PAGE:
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Rembrandt Rob

Technicians are people too.... Supposedly

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My first blog.... ever.

So, we have a studio based broacast with an insert from a separate studio. The scene is a presenter in a dark, atmospheric room, bookcase as background, giving a serious piece to camera. Down in the studio there are two monitors. One connected to the camera and one from the control room, showing what will go to air. In between me and the broadcast image is a technician...

Technicians are usually bright people. Often geeks with a hint of nerd they have a degree in something technical but don't always have an "artistic" side. Having spent the whole morning creating an "aaaah" image I'm a bit perturbed to see that the "air" picture is boring.

Guru "What's happed to the image? There's no shadow detail."
Techie "I've had to correct it to make it broadcastable."

So I walk up to the gallery. I do not storm up in a fit of rage because that's unprofessional but I do keep repeating the mantra "He's only a technician, he's only a technician" en-route. In his dark corner I politely ask "What's the problem?".
"There's no white." He says
"No" I reply "It's supposed to be dark and atmospheric with the talent barely seperated from the gloom."
"But I don't get more than 80% anywhere at all!" He whines.
I see he's looking at his vectorscope. I also notice that the only monitor showing the picture is tucked away in the corner, all the other monitors are on vectors or graphs or waveforms.
"Which one of these is to air?" I ask.
"Er... all of them."
"Oh! So we're broadcasting waveforms? The viewer is sitting watching a white line on a black background is he?"
"No but..."

Here I have to stop before I resort to violence. The techie is only interested in his waveforms. He doesn't see any high notes (in fact, since the presenter was tanned, the highest level was about 75%) so the techie increases the brightness until his monitor shows numbers he likes. He then realises that there's no true black, so he fiddles with that. We end up with a picture where all the shadow detail, created with painstaking delicacy, is lost.

"Where's the shadow detail?" I ask.
"There." He replies, pointing to his A1 monitor. "If you look closely..."

Now these monitors each cost more than a brand new saloon car and, if you look closely, in a darkened control room, in ideal viewing conditions, you can just about make out a few of the old books which the props dept spent days sourcing and setting up. On a Curry's flatscreen in a living room it will be a black patch.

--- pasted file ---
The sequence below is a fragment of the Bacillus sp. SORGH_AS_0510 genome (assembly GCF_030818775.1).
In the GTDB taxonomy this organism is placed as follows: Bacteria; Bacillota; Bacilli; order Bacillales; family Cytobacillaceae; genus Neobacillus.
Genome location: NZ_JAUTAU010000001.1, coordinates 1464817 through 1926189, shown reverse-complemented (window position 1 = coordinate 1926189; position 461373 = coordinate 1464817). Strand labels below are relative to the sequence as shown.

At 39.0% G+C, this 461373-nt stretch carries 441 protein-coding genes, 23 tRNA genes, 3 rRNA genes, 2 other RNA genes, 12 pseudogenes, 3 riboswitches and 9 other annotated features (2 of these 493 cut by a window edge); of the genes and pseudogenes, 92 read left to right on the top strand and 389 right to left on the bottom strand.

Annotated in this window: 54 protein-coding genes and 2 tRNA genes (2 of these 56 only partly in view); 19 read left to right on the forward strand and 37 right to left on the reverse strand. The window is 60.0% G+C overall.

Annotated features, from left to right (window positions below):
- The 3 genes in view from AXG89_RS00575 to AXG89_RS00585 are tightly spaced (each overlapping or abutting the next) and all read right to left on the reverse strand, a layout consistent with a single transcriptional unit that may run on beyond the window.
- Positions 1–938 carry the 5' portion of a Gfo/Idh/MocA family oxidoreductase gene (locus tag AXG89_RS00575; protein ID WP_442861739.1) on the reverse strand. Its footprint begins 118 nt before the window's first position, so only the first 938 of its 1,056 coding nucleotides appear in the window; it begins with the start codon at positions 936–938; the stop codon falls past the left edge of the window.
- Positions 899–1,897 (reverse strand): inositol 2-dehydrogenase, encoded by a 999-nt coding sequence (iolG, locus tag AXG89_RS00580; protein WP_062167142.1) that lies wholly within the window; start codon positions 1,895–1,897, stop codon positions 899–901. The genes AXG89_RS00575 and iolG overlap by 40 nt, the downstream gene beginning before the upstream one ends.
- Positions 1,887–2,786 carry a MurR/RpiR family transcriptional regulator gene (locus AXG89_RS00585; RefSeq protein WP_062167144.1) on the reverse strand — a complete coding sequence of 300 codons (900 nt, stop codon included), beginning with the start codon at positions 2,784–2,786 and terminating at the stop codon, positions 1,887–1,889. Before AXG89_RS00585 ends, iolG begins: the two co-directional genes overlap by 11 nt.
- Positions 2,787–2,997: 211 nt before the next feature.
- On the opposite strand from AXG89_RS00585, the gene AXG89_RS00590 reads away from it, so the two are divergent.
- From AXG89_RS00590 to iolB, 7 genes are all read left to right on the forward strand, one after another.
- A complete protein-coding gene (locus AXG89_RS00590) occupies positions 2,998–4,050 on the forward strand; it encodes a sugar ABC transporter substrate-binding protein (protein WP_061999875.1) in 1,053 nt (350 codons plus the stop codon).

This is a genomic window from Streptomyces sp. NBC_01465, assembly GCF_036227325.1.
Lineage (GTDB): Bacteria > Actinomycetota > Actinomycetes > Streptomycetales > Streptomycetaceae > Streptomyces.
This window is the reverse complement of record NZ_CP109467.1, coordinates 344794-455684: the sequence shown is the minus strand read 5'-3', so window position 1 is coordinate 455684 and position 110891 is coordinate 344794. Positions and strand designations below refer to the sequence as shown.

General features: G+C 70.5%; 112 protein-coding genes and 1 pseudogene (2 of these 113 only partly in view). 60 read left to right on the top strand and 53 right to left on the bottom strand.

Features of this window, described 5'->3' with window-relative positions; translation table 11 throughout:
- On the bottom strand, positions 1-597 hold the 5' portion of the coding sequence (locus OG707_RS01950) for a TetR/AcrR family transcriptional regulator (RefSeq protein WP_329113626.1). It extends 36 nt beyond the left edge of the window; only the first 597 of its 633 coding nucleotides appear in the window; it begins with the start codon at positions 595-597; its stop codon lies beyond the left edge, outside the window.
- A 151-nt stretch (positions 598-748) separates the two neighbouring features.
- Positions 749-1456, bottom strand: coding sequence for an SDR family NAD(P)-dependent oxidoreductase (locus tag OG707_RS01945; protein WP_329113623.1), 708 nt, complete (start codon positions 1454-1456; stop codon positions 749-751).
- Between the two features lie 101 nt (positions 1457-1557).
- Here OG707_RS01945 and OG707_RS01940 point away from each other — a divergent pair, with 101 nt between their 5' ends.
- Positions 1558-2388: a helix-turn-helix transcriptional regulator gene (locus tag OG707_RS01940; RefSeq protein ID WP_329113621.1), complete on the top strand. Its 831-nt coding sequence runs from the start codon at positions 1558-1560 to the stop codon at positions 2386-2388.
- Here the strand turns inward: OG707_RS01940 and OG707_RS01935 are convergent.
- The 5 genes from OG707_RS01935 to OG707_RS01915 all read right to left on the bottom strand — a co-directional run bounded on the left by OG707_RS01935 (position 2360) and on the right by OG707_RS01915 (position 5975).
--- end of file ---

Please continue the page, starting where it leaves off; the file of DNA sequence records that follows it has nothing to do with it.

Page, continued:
I try explaining that to the techie who fails to comprehend. This may be because he has a 2k television at home which he watches with the curtains drawn but is more likely to be because he doesn't actually watch television, preferring to interact through his computer.

It doesn't matter what I do, I know that the broadcast image will be what the techie wants, not what I created.

Then some tabloid so-called TV critic who has never made a film, video or photo in his life will cleverly and sarcastically comment on the "cheap set consisting of a black cloth background". The producer will have a pop at the props, who will blame the set-dresser who will blame the Lighting Director (me) who will not even try and blame the techie because:
(a) I'm too far up the food chain (I never blame those below me ...Too tacky)
(b) The techie would deny it and blame me anyway.

The grass may be greener to you, but that's only because an awful lot of manure has been spread in my field!

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Comments

  1. Marc Peters's Avatar
    I'm impressed by your constraint. It's always interesting to hear just how 'ordinary' broadcast work really is. That problem is no doubt repeated in just about any industry you could name. Even in my data-centric world, I still have spats with techies that assume their way is the best way...
  2. TimStannard's Avatar
    Fascinating. I love these real world stories from bits of the real world which I'm never likely to see, but which probally has some small effect on me every day.
  3. Mark W's Avatar
    That is a great tale and i am impressed at your professionalism. In a less faluting way I have noticed the sae - I fiddle in post - often it is the blacks that bother me - then i make a dvd -see it on a telly and no blacks.

    People have thier tvs set up all worng and not many people are as nerdy as me with my obsession at seeting up my tv and now projector with a set up disc s it looks proper.

    I have a spare tv and I am considoring yet another screen to my system - a f wire feed to the tv sety up all bright voer coloured and contrasty so i can check such things.
  4. Editinglinks's Avatar
    Great post Guru. LOL.
    This is the never ending fight against the mechanical correction of levels disregarding the image content.
  5. HWright's Avatar
    Great post . . . shame that techie proficiency and artistic sensibilities don't always go hand in hand. I am sometimes confronted with the auto-iris overexposed footage generation not being interested in the "atmosphere" and detail of the actual scene and its lighting, but say they "are just interested in seeing everything nice and bright". I don't know who to shoot . . . myself or them!
  6. JMM's Avatar
    This tech is wierd .... there must be some 10 000$ monitor in is room to look at the on air picture.

    But as lightning director you dont have any power on the on-air picture ? Like you can say no, leave the black and the white at these level, its fine.